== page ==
Those who believe Obamacare is finally gaining traction are probably feeling vindicated this week, as the Congressional Budget Office now says the ACA could be more than $100 billion cheaper than initially expected. As the NYT explains, premiums for ACA plans will be lower than the CBO thought, so the government subsidies provided to help people pay their premiums will also go down. The CBO report lists one key reason why premiums are expected to be lower than originally predicted:
A crucial factor in the current revision was an analysis of the characteristics of plans offered through the exchanges in 2014. Previously, CBO and JCT had expected that those plans’ characteristics would closely resemble the characteristics of employment-based plans throughout the projection period. However, the plans being offered through the exchanges this year appear to have, in general, lower payment rates for providers, narrower networks of providers, and tighter management of their subscribers’ use of health care than employment-based plans do.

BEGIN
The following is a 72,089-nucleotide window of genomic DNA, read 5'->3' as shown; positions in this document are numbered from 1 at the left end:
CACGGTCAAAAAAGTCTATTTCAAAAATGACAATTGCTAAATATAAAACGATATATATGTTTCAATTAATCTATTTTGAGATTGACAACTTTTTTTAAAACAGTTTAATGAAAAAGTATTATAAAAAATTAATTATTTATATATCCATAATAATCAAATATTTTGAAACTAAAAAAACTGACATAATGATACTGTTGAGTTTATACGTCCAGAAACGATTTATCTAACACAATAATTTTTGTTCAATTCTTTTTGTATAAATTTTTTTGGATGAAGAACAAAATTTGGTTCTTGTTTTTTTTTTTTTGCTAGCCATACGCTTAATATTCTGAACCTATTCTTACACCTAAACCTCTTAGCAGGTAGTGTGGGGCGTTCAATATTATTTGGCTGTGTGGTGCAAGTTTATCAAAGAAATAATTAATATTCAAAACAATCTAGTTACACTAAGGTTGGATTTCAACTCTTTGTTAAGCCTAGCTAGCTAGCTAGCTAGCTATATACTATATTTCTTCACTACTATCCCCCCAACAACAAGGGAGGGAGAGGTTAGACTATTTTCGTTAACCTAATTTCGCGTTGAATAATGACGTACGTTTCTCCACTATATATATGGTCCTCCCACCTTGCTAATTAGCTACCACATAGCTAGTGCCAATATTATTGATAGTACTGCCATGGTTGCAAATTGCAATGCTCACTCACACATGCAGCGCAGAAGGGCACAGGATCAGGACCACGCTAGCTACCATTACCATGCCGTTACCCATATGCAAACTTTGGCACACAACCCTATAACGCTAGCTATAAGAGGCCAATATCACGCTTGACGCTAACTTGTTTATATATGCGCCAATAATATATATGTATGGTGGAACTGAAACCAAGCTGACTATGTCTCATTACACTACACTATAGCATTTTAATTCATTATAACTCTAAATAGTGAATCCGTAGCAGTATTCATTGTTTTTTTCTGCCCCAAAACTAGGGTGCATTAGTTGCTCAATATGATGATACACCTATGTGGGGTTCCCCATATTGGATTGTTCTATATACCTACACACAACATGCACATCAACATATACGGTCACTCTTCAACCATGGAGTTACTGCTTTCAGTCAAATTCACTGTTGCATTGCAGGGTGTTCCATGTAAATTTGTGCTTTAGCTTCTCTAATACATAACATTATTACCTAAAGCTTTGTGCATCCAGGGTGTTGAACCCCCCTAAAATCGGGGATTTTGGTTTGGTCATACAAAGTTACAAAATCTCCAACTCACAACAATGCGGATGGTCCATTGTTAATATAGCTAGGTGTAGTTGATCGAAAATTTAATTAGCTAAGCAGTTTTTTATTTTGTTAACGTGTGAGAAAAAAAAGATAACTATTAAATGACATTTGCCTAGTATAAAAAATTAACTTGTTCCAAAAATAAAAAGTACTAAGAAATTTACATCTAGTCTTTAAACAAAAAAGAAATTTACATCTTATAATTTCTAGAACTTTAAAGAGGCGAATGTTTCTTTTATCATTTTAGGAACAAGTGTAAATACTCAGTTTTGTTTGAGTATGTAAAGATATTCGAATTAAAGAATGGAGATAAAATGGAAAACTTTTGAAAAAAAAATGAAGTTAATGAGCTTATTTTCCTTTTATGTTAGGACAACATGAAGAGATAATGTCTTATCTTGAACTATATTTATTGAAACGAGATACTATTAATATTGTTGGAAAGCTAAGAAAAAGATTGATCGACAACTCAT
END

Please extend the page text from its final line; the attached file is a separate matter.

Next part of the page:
You can’t escape tradeoffs. If the new outlook is accurate, the savings are mounting as networks are narrowing—something history tell us consumers very much dislike. Moreover, the CBO report says that the narrow networks to come in 2014 may not be sustainable. By 2016 many more people will get insurance through the ACA. Networks will have to open up again, because insurers won’t be able to take on more customers without also increasing the number of providers available to serve those customers. This will lead back to higher premiums. We see here, as we’ve seen time and time again, that partial information and temporarily hidden tradeoffs are helping to keep the ACA’s beleaguered PR campaign afloat.